Tying Instructions

1) Double the wire material and push the doubled end through eye of an octopus hook.  Cover the hook shank with tying thread.  Tie in the prepared trailing hook on top of the hook shank so the octopus hook rides hook point up.  Double the tag ends of the trailing hook wire back over the shank and secure in place.  Trim any excess trailing hook wire.  The rear of the trailing hook should extend back no further than the length of the shank to avoid accidently injuring the fish.  Secure the dumbbell eyes on the underside of the shank just back from the hook eye using figure eight wraps.  Apply head cement or superglue to further secure the eyes.

2) Tie in the wire rib and Diamond Braid body material.  Wind the diamond braid body forward to the three quarters point on the shank.  Tie off and remove the excess.  Spiral the wire forward over the body using open even turns.  Tie off and break away the excess using a pulling and twisting motion. 

3) Double three strands of Flashabou around the tying thread.  Secure the doubled Flashabou in place on top of the shank where the body and rib materials were tied off.  Trim the Flashabou about half the shank length past the trailing hook.

4) Form a dubbing loop where the Flashabou was tied in.  Insert a pencil sized clump of polar bear hair into the dubbing loop so the tips of the hair point rearwards, perpendicular to the loop.  Spread the polar bear hair along the length of the dubbing loop.  Spin the dubbing loop tight.  Tease out any trapped polar bear hair from the dubbing noodle using a dubbing needle or bush.  Wind the polar bear dubbing noodle around the shank forming a small dubbing ball.  Stroke the long fibres back so they flow along the body.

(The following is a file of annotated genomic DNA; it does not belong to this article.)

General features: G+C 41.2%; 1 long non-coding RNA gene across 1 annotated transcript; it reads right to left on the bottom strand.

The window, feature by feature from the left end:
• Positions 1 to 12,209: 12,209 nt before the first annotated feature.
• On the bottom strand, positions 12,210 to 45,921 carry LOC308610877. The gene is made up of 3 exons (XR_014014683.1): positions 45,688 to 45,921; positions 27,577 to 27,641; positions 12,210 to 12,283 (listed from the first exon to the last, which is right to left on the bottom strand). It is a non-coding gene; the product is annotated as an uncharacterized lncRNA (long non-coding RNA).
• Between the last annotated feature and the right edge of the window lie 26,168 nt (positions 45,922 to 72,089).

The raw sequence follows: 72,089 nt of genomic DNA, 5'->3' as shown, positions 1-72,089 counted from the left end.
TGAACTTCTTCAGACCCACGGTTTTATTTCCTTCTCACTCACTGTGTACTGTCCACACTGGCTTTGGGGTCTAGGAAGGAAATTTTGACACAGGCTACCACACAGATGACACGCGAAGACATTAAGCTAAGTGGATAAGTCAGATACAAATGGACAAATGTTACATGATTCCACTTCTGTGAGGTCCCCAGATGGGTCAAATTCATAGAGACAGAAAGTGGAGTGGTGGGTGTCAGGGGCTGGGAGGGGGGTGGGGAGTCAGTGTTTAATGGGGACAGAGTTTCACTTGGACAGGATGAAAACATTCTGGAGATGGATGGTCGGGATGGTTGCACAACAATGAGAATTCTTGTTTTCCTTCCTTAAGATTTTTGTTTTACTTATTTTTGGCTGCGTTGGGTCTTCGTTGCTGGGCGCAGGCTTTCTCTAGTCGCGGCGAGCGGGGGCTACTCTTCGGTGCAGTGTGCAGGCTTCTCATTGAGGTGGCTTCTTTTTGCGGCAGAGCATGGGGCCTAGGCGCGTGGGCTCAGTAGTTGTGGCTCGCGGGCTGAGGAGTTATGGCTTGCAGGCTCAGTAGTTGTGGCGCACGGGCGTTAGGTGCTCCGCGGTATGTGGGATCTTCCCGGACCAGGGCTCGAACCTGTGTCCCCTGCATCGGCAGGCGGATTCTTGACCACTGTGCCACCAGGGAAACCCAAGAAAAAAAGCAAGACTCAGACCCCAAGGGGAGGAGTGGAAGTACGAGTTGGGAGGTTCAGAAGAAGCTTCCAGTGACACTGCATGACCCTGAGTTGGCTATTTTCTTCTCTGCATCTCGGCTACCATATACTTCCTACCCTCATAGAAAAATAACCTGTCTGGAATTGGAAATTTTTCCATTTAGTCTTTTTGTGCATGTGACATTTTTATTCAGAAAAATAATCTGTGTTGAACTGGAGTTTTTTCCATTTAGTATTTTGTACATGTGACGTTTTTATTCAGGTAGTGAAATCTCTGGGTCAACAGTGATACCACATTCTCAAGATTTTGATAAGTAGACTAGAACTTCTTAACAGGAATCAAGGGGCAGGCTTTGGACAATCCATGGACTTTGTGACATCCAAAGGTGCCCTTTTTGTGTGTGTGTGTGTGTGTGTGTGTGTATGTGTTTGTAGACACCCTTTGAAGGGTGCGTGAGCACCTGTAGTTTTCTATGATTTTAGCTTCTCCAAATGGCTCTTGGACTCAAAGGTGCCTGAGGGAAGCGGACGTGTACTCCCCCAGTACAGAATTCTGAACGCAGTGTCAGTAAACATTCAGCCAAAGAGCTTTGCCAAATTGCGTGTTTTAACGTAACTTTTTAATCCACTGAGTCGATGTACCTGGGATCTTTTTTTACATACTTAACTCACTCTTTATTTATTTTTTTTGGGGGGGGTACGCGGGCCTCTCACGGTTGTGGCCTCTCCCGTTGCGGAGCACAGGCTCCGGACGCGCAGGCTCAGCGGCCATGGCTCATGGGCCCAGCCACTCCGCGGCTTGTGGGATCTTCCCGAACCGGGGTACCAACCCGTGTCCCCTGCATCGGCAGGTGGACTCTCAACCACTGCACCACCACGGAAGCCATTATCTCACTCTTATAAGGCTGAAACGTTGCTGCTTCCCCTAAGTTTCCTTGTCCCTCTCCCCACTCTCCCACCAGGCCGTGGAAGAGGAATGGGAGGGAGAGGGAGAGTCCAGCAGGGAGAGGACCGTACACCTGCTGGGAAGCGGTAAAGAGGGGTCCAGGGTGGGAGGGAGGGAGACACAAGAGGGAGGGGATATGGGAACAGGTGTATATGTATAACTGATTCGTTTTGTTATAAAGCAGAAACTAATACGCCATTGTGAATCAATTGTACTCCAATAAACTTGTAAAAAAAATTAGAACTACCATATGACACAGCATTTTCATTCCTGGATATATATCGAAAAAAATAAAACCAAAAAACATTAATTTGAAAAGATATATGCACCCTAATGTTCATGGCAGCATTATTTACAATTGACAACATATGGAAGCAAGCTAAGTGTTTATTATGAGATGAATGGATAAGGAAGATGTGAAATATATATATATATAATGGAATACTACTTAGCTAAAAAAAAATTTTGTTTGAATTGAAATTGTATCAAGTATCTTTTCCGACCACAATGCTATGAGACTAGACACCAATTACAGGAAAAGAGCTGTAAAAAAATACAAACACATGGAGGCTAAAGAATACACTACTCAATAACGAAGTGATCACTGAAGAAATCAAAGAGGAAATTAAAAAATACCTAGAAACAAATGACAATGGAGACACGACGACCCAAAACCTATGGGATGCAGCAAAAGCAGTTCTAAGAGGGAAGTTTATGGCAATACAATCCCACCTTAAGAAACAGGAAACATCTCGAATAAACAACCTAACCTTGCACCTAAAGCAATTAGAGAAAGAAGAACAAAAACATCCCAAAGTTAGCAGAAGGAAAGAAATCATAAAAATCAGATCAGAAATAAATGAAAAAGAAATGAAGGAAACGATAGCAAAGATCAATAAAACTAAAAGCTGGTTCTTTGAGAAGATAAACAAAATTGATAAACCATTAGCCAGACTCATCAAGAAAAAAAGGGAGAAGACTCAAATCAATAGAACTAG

5) Tie in a stripped section of rhea.  Wind the rhea around the shank 4-5 times so the barbs flow back over the polar bear and body well past the bend of the trailing hook.  Tie off and trim the excess rhea.

6) Tie in a contrasting color of rhea directly in front of the rear rhea hackle.  As with the rear hackle, wind the rhea around the shank 4-5 times so the barbs flow back well past the bend of the trailing hook.  Tie off and trim the excess rhea.

7) Tie in two narrow grizzly hackle tips on top of the shank in a tent like manner over the top of the rhea hackles.  The tips of the grizzly should extend back to the tips of the rhea hackle.

8) Strip the soft flue from the base of webby neck or schlappen hackle.  Tie in the prepared hackle by the stem directly in front of the grizzly hackle wing.  Form a hackle collar by winding the feather forward to the rear of the dumbbell eyes.  Sweep the fibers back after each wrap so they flow back over the grizzly wings and rhea hackle.  Tie off and trim the excess.  Whip finish and apply head cement.  Using a pair of side cutters remove the bend and point of the foundation hook leaving only the trailing up eye octopus hook.